Will the Makers of NBC’s Trauma Accept Nurses’ Invite to Conference in San Jose?

Get up to speed on the slow-motion car crash that is Trauma here. Finished? Bon, je vous laisse continuer.

Here’s the latest – turns out that the flight nurses are even more pissed off about this show than pilots, paramedics, EMTs and doctors. So, the nurses have invited the Trauma crew down to San Hoser for the 2009 Air Medical Transport Conference to learn a few things about portraying emergency response.

Read all about it, after the jump.

Now let’s hear from an extra on the set. A sample from what Allie Pape of 7×7 magazine had to say about her recent experience making cold hard off of the production of the show – her opinion of Trauma?

“…on life support in the ratings, vapid, seems doomed to a quick and painful death, truly terrible show, headache-inducing, the dialogue painfully bad, the characters pre-packaged, it makes me want to claw out my own eyeballs…”

Ooh, harsh. Harsh but fair.

All right, let’s see here, we got to have a photo – how about pilot Aimee Garcia’s preflight checklist:

Giant chopper? Check

Giant Rabbit? Check

Giant helmet that’s way too big for her melon? Check

Let’s roll:

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Click to expand

As promised, another spanking for NBC, after the jump.

Mr. Jeff Gaspin

Chairman, NBC Universal Television Entertainment

420 South Grand Avenue, Room 501

Los Angeles, California 90071


Dear Mr. Gaspin:


I am writing to youas a trained flight nurse and president of the Association of Air Medical Services (AAMS). AAMS is the only entity serving the entire air and critical-care ground medical transport community – including operators, pilots, paramedics, EMTs, doctors and nurses.


As such, our association would like to convey our deep displeasure and concern with NBC’s new televisions series, Trauma. The initial inaccurate portrayal of two helicopters flying in between high-rise buildings (and over a no-fly zone), resulting in a fatal mid-air collision in downtown San Francisco was among the first in a number of grossly inappropriate, misrepresentative incidents, actions and behaviors depicted on the program.


Other offenses included disregarding medical directors’ instructions and triage protocols; transporting patients via helicopter without appropriate crew configurations or dispatch orders; violating standards of care in performing medical procedures; and exhibiting sexist, unprofessional and discriminatory behaviors. Needless to say, these multiple inaccurate depictions serve as a serious affront to the trained, dedicated professionals who work in air medicine. And of even greater concern is how public will perceive air medicine and the hundreds of thousands of medical professionals who have dedicated their lives to saving lives every day.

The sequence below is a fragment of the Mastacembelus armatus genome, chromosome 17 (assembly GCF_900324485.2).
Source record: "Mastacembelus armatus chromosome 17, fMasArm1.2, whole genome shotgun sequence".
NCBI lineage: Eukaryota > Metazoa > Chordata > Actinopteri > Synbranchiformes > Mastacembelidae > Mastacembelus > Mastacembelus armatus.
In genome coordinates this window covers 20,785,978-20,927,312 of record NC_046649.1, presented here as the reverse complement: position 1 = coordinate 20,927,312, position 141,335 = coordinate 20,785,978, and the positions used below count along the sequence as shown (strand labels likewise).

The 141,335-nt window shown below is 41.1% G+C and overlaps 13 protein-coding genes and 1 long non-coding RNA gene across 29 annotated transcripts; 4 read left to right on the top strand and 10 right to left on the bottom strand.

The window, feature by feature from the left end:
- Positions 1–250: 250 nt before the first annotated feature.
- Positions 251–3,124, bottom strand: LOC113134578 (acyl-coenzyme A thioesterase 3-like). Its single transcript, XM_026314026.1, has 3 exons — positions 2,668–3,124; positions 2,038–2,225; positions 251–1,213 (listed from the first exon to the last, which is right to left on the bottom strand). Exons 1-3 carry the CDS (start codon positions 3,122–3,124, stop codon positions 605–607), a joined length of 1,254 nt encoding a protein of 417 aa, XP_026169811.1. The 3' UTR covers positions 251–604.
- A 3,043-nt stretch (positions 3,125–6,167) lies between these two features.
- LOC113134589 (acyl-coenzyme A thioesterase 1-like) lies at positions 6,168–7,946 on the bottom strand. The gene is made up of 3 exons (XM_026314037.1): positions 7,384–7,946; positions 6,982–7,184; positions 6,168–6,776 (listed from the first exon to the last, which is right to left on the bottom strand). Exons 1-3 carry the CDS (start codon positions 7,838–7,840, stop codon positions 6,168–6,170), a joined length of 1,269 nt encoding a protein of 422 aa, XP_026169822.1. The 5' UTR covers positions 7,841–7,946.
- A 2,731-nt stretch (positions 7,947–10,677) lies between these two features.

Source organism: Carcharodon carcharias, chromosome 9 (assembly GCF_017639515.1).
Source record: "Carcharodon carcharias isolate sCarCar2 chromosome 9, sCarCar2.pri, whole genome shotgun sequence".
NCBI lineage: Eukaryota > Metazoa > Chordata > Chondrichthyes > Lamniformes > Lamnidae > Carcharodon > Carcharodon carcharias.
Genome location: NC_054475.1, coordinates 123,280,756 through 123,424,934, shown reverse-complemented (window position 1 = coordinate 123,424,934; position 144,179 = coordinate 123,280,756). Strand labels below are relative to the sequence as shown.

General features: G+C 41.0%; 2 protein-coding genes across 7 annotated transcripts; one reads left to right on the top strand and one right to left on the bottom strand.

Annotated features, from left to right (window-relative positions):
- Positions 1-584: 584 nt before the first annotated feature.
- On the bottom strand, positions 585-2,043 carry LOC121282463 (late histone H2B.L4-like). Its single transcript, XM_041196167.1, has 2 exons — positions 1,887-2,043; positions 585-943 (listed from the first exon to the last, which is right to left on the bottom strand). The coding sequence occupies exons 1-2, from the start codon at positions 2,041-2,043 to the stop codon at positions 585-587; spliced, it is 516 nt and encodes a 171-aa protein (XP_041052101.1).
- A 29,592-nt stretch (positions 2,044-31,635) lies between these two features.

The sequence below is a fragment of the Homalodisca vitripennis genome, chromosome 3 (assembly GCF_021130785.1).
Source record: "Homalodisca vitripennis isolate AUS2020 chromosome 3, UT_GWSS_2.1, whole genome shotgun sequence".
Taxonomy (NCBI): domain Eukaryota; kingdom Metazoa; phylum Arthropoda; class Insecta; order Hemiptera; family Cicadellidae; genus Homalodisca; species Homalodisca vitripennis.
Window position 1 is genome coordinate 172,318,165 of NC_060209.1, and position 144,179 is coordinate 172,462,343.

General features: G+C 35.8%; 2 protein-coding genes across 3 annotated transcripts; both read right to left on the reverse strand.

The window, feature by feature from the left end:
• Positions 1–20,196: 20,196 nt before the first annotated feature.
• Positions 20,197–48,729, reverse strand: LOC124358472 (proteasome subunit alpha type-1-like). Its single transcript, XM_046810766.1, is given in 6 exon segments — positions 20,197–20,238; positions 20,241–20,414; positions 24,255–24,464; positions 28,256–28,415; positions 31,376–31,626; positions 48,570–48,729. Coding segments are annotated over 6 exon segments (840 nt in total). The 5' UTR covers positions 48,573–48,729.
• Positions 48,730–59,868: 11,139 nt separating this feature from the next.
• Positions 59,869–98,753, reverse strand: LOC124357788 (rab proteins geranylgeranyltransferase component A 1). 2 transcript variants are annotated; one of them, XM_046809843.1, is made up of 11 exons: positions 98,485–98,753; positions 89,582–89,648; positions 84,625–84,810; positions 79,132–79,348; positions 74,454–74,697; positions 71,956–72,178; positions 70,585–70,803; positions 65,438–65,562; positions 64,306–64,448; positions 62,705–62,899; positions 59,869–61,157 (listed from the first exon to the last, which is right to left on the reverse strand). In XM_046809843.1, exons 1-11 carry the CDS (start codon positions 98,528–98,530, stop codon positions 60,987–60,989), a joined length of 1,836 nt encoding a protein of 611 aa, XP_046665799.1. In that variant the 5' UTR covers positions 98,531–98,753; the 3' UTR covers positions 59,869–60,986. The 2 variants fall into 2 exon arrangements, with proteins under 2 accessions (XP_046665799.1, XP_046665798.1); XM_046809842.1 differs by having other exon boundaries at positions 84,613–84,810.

It is my understanding that the National Association of Emergency Medical Technicians and the EMS section of the International Association of Fire Chiefs have also written letters of complaint. AAMS has been in contact with these organizations and others, and we have proposed taking our displeasure one step further:  Beginning today, we will challenge our members of to “tweet” via Twitter and post messages on Facebook every time an inappropriate, unethical or inaccurate portrayal of EMS is depicted on Trauma. And we will continue to do so until either your producers “get it right” – or the series goes off the air.


In the meantime, we would be happy to lend our professional experience and expertise, to ensure that Trauma truthfully, accurately and appropriately depicts the delivery of air-medical services. To that end, I would like to draw your attention to the Air Medical Transport Conference (AMTC), Oct. 26-28, in San Jose. Through such sessions as “Distractions in Dispatch,” “The Patient First: Safety Always,” and “What to Do When It’s One of Your Own,” attendees learn how to avoid and deal with medical-transport accidents and related mishaps. Also, through such dedicated professionals as air-medical accident survivor Jonathan Godfrey, chair of “Vision Zero,” participants learn how to make air-medical transport safer. To give you a better idea of the guidance AMTC can offer Trauma, I am enclosing a conference program and a news release highlighting safety-related sessions.


It is AAMS’ hope that the Trauma’s producers will take some time away from their busy fall production schedule, the upcoming episodes of which, I understand, are being shot on location in San Francisco, and join us at AMTC, which is only about 40 minutes away.  If so, we would be happy to arrange meetings with experts who can advise you on the more technical aspects of air-medical transport and EMS services. If not, we would also be happy to offer guidance in other ways or at other times, at your earliest convenience.


It is AAMS’ sincere hope that by working together and lending your show’s producers our expertise, Trauma will serve to reward rather than insult our nation’s highly ethical, devoted, hardworking and dedicated air-medical professionals – because that is the only portrayal they truly deserve.





Sandra Kinkade

President, AAMS


cc: Air Medical Physician Association, Air & Surface Transport Nurses Association, Helicopter Association International, EMS Section, International Association of Fire Chiefs, International Association of Flight Paramedics, National Association of Air Medical Communication Specialists, National Association of Emergency Medical Technicians, National EMS Pilots Association, National Association of State EMS Officials

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